Brydges, Sir Grey, Lord Chandos

, a man of abilities, succeeded his father William, fourth lord | Chandos, in Nov. 1602. He was a friend of the earl of Essex, in whose insurrection he was probably involved, for his name appears on the list of prisoners confined in the Fleet on that account, Feb. 1600. He was made a knight of the bath at the creation of Charles duke of York, Jan. 1604, and in August 1605 was created M. A. at Oxford, the king being present. He was an associate of that active and romantic character, lord Herbert of Cherbury. and appears to have volunteered his services in the Low Countries, when the prince of Orange besieged the city of Juliers in 1610, and the Low Country army was assisted by four thousand English soldiers, under the command of sir Edward Cecil. From the great influence which his hospitality and popular manners afterwards obtained in Gloucestershire, and his numerous attendants when he visited the court, he was styled king of Cotswould, the tract of country on the edge of which his castle of Sudeley was situated. On November 18, 1617, he was appointed to receive and introduce the Muscovite ambassadors, who had brought costly presents from their master to the king. He died August 20, 1621. There is no doubt, says sir Egerton JBrydges (by whom the preceding notices were drawn together) that lord Chandos was a man of abilities as well as splendid habits of life, and by no means a literary recluse, although he is supposed to have been the author of “Horae subsecivas, Observations and Discourses,” Lond. 1620, 8vo, a work containing a fund of good sense and shrewd remark. In sir John Beaumont’s poems are some lines on his death, highly expressive of an excellent character. 1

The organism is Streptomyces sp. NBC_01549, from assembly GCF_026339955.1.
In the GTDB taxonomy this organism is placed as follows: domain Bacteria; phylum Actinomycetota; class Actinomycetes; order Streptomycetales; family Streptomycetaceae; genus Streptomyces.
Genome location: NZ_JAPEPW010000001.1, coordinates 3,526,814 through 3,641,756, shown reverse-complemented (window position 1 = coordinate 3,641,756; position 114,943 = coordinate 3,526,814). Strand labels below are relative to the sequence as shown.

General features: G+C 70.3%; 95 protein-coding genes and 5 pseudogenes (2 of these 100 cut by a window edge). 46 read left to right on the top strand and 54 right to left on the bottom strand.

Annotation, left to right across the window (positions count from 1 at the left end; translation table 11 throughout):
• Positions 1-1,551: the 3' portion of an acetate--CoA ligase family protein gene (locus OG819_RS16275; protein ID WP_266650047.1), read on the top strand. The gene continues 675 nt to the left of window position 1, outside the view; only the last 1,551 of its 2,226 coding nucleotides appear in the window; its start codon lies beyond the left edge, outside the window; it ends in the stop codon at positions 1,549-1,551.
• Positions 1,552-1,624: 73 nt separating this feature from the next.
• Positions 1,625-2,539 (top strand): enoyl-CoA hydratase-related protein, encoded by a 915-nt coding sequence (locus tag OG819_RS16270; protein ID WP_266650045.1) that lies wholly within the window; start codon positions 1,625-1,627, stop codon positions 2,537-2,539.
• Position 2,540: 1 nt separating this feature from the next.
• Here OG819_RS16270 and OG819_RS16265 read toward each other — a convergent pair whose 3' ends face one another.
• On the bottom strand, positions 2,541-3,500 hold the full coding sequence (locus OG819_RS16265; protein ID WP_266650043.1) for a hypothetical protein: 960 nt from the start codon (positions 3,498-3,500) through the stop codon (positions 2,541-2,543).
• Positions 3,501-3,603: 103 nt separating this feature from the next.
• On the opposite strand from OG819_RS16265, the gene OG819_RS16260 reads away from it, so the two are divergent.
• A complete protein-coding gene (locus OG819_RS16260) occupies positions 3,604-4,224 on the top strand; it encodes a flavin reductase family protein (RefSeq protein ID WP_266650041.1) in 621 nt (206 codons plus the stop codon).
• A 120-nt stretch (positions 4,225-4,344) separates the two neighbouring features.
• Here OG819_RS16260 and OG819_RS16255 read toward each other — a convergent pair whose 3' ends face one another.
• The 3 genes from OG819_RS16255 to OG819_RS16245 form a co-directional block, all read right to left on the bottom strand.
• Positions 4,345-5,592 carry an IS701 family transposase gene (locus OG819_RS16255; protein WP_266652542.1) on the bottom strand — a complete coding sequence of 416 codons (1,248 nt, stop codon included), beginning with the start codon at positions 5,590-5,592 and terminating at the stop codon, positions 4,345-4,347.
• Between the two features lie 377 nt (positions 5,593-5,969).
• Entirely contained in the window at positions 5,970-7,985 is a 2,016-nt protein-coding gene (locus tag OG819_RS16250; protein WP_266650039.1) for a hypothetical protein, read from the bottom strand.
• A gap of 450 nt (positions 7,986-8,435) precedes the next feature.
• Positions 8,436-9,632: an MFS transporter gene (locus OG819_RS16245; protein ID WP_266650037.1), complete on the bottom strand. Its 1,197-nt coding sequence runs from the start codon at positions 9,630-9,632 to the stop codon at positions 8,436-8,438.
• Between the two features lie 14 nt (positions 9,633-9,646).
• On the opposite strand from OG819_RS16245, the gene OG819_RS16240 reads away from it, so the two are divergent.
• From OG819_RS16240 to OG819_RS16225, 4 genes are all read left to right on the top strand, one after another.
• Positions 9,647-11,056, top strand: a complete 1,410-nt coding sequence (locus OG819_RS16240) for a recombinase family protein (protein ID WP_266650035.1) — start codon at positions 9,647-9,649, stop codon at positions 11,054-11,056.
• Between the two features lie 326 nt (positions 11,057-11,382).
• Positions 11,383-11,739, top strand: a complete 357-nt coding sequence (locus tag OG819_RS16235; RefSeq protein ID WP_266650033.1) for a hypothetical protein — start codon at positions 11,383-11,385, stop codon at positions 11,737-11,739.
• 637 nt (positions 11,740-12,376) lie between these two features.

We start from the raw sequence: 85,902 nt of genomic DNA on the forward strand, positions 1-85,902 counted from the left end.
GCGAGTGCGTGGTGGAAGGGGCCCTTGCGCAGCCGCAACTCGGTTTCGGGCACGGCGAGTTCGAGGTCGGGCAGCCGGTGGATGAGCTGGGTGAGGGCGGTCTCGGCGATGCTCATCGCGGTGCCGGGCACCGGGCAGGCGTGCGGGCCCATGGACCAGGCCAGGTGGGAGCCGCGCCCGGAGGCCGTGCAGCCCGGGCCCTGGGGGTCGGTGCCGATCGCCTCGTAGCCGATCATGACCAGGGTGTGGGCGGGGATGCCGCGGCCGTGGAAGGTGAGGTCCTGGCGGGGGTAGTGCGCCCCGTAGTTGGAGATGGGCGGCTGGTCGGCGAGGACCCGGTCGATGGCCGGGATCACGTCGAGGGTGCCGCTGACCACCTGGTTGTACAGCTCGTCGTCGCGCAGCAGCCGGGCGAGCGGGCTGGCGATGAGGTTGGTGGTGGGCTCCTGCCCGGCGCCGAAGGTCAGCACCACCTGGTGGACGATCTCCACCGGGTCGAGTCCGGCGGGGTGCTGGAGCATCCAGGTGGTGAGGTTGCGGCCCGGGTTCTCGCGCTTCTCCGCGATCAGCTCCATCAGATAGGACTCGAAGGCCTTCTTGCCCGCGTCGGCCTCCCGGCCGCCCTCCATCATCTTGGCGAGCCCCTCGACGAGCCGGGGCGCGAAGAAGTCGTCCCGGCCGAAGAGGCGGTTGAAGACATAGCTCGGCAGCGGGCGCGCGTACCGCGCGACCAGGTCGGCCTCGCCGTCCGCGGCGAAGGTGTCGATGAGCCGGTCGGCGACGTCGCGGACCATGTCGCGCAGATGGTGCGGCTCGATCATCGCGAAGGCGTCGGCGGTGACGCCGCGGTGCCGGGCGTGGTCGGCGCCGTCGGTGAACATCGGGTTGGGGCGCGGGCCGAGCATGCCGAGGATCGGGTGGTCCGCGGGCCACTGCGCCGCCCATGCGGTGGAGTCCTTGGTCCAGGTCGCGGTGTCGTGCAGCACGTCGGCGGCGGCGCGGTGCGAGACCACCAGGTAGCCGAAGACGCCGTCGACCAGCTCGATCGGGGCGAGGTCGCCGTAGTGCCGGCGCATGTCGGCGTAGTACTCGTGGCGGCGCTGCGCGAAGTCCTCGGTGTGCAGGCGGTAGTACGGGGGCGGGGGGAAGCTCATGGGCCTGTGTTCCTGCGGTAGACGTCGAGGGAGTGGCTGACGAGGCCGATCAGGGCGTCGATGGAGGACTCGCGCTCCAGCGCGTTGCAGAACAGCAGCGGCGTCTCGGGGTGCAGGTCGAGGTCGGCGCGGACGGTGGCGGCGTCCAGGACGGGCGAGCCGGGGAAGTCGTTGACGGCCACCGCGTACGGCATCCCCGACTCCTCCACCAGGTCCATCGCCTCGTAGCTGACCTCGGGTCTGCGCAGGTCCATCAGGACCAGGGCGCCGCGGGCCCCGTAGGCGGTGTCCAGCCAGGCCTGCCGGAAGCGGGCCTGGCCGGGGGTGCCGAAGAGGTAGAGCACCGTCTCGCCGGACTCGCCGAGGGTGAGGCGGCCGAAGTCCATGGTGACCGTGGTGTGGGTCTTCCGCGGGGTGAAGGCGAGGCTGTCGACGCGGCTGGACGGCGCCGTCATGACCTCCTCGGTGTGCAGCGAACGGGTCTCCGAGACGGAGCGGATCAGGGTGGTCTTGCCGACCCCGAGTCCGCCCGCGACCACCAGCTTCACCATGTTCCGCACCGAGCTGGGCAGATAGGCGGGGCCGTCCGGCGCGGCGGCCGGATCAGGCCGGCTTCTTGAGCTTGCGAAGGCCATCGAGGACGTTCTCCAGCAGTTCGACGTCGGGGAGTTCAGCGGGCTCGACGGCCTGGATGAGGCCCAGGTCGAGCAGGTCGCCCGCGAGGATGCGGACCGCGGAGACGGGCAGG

Park’s Royal and Noble Authors, vol. II. Censura Literaria, vol. V. English Poets, vol. VI. p. 40.